Thursday, April 23, 2009

30-Day Persistence Challenge: Help with the Hardest Tasks

Yesterday, I wrote about Peter Ubel's unique prescription for overcoming lackluster persistence: "Marial Law." For those of you to whom such an approach is off-putting, consider that Ubel offers softer ways to enforce the structures we created yesterday.

Here's one:


I've been waffling on contacting new markets lately, as I've written before. Instead of trying harder and harder to force myself to want to do it, I simply asked for help. Some fellow freelancers are running their own query-a-day challenge and I asked if I could join them. Someone else had to drop out, I dropped in, and now I get daily emails from another reporter reporting how well she's doing.

This approach targets something else Ubel talks about in another part of the interview. Speaking of the irrationality of he real estate or fiscal markets, he said:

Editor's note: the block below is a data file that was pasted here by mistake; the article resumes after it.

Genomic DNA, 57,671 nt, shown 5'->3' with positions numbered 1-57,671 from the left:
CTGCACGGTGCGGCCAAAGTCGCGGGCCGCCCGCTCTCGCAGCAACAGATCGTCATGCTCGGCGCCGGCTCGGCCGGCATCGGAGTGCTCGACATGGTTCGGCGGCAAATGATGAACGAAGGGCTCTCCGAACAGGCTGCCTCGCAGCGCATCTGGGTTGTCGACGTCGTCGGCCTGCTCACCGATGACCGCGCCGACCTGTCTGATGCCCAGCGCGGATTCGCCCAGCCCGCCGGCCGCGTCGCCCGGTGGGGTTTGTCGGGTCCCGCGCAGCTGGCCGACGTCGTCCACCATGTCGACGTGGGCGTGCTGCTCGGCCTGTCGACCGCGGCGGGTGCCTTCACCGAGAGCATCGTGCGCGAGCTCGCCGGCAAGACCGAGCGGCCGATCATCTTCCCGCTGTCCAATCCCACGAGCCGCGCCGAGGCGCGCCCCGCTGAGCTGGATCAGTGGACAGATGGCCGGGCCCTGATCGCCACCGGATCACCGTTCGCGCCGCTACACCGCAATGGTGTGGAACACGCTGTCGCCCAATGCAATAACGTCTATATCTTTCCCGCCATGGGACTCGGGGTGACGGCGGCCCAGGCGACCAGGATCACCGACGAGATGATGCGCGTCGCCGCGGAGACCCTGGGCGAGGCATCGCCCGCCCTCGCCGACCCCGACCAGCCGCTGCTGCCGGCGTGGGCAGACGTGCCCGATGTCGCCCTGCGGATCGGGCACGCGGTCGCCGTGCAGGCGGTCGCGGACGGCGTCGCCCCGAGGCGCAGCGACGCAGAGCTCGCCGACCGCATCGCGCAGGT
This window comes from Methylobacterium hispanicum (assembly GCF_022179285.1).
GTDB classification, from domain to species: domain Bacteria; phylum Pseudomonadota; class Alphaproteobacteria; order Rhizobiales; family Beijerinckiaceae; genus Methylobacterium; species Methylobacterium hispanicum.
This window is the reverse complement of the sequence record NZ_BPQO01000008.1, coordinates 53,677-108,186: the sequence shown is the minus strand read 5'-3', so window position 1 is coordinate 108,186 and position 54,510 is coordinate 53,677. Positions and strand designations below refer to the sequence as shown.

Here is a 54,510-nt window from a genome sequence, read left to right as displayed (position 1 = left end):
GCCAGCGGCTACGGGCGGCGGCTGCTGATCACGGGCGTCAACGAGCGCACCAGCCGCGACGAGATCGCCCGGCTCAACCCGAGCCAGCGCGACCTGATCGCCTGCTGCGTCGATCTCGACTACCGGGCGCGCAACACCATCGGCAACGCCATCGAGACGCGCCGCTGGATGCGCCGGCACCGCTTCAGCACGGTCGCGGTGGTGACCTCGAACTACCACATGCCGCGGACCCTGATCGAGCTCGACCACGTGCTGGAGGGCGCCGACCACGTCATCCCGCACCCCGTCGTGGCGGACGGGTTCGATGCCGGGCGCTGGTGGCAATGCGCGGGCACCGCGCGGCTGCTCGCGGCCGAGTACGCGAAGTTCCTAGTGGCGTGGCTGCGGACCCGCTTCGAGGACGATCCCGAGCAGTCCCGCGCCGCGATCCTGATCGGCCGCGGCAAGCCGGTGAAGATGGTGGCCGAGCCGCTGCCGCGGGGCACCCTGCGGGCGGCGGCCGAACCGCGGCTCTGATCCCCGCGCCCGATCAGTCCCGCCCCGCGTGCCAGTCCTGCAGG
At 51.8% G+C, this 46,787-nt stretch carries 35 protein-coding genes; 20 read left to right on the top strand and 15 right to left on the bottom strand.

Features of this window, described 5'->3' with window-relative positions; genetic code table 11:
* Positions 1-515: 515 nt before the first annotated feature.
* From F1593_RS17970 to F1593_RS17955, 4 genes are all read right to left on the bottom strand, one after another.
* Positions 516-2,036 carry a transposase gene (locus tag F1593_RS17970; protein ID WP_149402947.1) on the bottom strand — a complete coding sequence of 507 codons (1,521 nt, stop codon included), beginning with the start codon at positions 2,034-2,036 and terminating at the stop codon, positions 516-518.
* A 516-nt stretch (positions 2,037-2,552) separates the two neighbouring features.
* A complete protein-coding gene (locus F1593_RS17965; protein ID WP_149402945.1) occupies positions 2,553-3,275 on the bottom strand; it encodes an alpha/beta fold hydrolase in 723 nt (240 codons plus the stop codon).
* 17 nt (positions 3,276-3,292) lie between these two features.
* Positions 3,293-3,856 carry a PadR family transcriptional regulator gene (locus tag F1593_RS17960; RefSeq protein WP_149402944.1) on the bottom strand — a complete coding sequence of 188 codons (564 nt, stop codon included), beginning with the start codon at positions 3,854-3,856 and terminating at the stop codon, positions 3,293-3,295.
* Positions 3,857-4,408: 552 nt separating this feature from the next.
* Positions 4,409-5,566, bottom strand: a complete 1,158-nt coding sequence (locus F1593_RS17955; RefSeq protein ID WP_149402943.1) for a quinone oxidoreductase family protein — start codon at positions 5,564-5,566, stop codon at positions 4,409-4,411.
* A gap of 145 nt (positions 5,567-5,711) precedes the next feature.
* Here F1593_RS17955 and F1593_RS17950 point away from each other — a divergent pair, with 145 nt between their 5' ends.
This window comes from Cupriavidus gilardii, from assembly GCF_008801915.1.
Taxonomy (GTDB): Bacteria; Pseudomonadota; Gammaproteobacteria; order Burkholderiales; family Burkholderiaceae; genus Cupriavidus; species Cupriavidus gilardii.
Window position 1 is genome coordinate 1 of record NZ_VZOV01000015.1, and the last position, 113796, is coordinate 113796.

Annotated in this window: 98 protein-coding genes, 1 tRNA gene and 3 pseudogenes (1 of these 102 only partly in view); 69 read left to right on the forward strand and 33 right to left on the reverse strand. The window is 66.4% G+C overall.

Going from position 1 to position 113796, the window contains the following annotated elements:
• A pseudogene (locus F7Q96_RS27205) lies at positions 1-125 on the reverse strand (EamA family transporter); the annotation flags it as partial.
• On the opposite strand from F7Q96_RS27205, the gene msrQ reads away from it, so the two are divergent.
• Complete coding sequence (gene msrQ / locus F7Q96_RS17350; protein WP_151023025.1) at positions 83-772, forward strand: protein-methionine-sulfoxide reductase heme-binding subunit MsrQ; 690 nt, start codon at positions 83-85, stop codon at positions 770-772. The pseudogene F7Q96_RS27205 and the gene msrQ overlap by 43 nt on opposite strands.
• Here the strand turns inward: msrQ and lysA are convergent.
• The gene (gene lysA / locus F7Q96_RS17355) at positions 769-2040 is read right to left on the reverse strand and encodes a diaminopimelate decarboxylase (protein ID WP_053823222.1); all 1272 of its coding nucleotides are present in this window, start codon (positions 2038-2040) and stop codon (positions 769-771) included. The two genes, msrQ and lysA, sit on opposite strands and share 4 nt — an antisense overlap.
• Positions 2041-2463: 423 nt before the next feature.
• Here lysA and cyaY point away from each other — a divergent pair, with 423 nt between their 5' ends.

"We are social beings, too, and frequently judge our own decisions by seeing what other people are doing. If my neighbor added a new kitchen with a home equity loan, I might assume that is a good idea for me, even if a more rational weightong of my finances would suggest otherwise."
He's detailing a negative use of our social instinct, but setting up a "query buddy," "declutter buddy" or some other action partner is a way to harness that instinct for good.

Action: Take a look around your social network (and maybe developing a social network is a persistence project you have to work on in itself).
  • Is there anyone in it who is struggling with the same thing you are?
  • Is there someone who wants to tackle it the same way you do?
  • Is there someone who's temperment meshes well with you and with whom you welcome closer contact?
You can answer these questions simply by talking to friends, sending a few emails or even posting to freelance boards about your quandry. Even if you don't find a goal buddy, you're likely to find people willing to commiserate.

I've written before about the power of support and finding the right support person. Those rules apply here, as well.

Photo by D3 San Francisco.

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